Next Time in Emerging Issues in Shale Gas Development

On Friday, April 12, from 1-2pm EDT, the Emerging Issues in Shale Gas Development webinar series will host Kate Sinding from the Natural Resources Defense Council (NRDC) to discuss “Fracking: State and Local Regulatory Issues.”

To register for this webinar, please click here. As always, the webinar will be free and open to the public, but registration is required to participate.

Posted in: Environmental Attitudes & BehaviorEnvironmental Law & GovernanceEnergy & Climate
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Mike Thompson Receives Environmental Stewardship Award

By Guest Author, YCELP Staff

Mike K. Thompson is brightening the halls of Yale Law School, quite literally. The associate dean recently launched, with the help of David Barillari, YLS ’15, a pilot program to replace incandescent lighting in the school’s dining hall and auditorium with dimmable LEDs, which are actually brighter than the 100-watt tungsten bulbs currently in use.

While almost all of the lights at the law school are now compact fluorescents (CFLs), the dining hall and auditorium still use the energy-intensive tungsten bulbs. But manufacturers have recently released LEDs capable of replacing them, and Thomspon and Barillari are testing samples to see which ones will best meet the school’s needs.

Thompson also installed the law school’s first Brita hydration system to help reduce the use of single-use plastic bottles. In 2011 – the last year for which statistics are available – total bottled water sales in the US reached 9.1 billion gallons, or 29.2 gallons per capita, which translates into roughly 220 half-liter bottles for every person in the country.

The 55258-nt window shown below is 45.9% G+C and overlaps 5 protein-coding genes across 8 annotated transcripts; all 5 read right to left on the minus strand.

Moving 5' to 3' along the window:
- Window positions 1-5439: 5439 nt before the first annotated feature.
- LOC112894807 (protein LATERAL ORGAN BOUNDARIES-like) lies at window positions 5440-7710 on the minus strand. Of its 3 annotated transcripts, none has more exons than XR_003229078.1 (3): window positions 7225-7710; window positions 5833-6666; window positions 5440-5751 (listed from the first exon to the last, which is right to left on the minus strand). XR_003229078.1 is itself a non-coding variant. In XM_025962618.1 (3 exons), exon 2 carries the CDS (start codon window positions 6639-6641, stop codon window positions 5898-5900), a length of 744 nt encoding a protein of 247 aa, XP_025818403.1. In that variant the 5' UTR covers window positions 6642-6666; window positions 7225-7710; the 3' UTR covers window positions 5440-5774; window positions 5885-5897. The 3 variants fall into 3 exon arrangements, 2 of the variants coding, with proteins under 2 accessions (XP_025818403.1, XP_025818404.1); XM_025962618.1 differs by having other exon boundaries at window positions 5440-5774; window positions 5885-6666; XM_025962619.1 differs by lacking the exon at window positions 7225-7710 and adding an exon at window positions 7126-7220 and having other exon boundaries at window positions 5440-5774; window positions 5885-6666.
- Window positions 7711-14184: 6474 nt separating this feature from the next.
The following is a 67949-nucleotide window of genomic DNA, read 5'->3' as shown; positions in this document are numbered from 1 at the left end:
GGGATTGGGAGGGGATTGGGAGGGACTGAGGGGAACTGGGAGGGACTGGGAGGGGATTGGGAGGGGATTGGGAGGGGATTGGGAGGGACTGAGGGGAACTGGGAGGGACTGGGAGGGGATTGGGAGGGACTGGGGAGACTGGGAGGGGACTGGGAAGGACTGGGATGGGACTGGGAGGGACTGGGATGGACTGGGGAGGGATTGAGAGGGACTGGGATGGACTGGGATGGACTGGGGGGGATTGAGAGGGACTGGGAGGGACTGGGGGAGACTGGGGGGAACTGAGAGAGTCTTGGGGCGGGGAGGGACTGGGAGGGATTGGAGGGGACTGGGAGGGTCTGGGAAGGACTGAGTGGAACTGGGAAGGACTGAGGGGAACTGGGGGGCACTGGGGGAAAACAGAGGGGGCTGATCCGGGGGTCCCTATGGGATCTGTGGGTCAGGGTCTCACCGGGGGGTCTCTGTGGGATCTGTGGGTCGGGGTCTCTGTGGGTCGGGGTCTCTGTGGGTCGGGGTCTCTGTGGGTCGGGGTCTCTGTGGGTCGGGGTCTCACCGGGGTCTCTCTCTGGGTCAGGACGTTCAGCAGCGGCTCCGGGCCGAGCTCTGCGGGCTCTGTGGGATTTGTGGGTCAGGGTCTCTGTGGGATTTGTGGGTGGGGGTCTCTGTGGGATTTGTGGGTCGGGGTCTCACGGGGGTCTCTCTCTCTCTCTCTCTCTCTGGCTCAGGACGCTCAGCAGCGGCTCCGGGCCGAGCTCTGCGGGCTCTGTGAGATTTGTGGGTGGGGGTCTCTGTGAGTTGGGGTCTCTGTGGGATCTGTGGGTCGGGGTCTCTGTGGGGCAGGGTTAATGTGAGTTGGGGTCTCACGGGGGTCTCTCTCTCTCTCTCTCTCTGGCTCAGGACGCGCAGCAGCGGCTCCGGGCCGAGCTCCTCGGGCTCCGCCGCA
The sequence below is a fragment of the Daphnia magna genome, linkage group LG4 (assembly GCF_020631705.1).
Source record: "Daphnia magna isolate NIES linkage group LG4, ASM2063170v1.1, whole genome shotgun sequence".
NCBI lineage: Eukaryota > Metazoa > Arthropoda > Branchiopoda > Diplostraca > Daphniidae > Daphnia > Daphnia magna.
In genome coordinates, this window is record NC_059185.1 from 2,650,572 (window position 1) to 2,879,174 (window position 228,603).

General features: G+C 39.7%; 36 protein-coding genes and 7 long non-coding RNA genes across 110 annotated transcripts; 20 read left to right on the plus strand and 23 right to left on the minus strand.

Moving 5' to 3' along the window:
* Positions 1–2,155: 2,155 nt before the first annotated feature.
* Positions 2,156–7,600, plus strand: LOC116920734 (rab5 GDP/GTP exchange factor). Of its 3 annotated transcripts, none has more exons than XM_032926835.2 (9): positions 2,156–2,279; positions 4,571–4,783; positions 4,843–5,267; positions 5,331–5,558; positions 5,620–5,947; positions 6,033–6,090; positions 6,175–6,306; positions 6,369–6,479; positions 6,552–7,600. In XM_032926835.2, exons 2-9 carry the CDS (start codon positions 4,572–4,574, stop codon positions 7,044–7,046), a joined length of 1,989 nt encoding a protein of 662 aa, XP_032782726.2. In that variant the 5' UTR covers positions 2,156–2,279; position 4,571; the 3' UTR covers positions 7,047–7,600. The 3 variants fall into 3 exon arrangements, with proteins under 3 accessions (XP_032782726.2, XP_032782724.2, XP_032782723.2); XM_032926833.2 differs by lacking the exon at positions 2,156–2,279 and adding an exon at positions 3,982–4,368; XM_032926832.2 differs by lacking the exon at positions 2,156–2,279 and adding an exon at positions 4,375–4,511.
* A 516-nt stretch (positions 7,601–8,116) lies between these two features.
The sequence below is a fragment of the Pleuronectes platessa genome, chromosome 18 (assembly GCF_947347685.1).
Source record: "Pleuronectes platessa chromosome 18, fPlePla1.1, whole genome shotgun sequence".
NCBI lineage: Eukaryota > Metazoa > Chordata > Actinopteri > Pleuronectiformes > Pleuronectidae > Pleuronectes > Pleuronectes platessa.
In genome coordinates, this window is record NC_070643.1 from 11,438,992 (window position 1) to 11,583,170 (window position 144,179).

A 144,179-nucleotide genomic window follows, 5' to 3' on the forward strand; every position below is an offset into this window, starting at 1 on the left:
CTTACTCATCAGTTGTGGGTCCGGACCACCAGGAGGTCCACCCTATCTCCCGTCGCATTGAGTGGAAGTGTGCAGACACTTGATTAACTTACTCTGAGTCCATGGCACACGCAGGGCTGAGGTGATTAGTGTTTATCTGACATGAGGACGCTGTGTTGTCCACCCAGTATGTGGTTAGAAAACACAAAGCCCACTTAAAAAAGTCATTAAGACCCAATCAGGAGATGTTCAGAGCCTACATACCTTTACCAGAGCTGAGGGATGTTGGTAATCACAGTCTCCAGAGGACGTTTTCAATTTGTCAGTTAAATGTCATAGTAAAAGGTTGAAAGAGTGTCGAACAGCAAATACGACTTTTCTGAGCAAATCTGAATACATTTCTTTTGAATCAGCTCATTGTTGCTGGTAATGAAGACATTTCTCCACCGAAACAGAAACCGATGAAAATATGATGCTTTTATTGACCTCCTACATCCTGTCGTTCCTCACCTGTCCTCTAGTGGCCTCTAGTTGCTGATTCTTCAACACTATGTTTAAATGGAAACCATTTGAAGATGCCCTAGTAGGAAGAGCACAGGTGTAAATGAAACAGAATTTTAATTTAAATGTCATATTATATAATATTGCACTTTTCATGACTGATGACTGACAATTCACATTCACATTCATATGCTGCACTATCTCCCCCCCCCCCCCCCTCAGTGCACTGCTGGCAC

Leaving questions of bottled water safetyand expense aside, the recycling rate for PET, the plastic commonly used in water bottles, is only 29 percent. The Brita system, according to company statistics, can replace as many as 36,000 half-liter, single-use bottles every year.

Or, considering the 220-bottle-per-person statistic, the Brita could offset bottled water use for 163 people annually – nearly the entire YLS class of 2015.

“The Brita makes it a lot easier for students to avoid buying bottled water and do their small part to make the law school more sustainable,” said Halley Epstein, YLS ’14.

Dean Thompson recently received the Yale Center for Environmental Law & Policy’s Environmental Stewardship Award in recognition of these new initiatives and for his leadership in forging new frontiers in sustainability at the school.

“Everyone who spends time at YLS knows that Dean Thompson is the heart and soul of the place,” said Doug Kysar, Joseph M. Field ’55 Professor of Law at YLS. “He is keenly aware of the impacts of everything we do here – on students, on the community, and on the environment – and he works tirelessly to ensure that those impacts are positive and enduring.”

Posted in: Innovation & Environment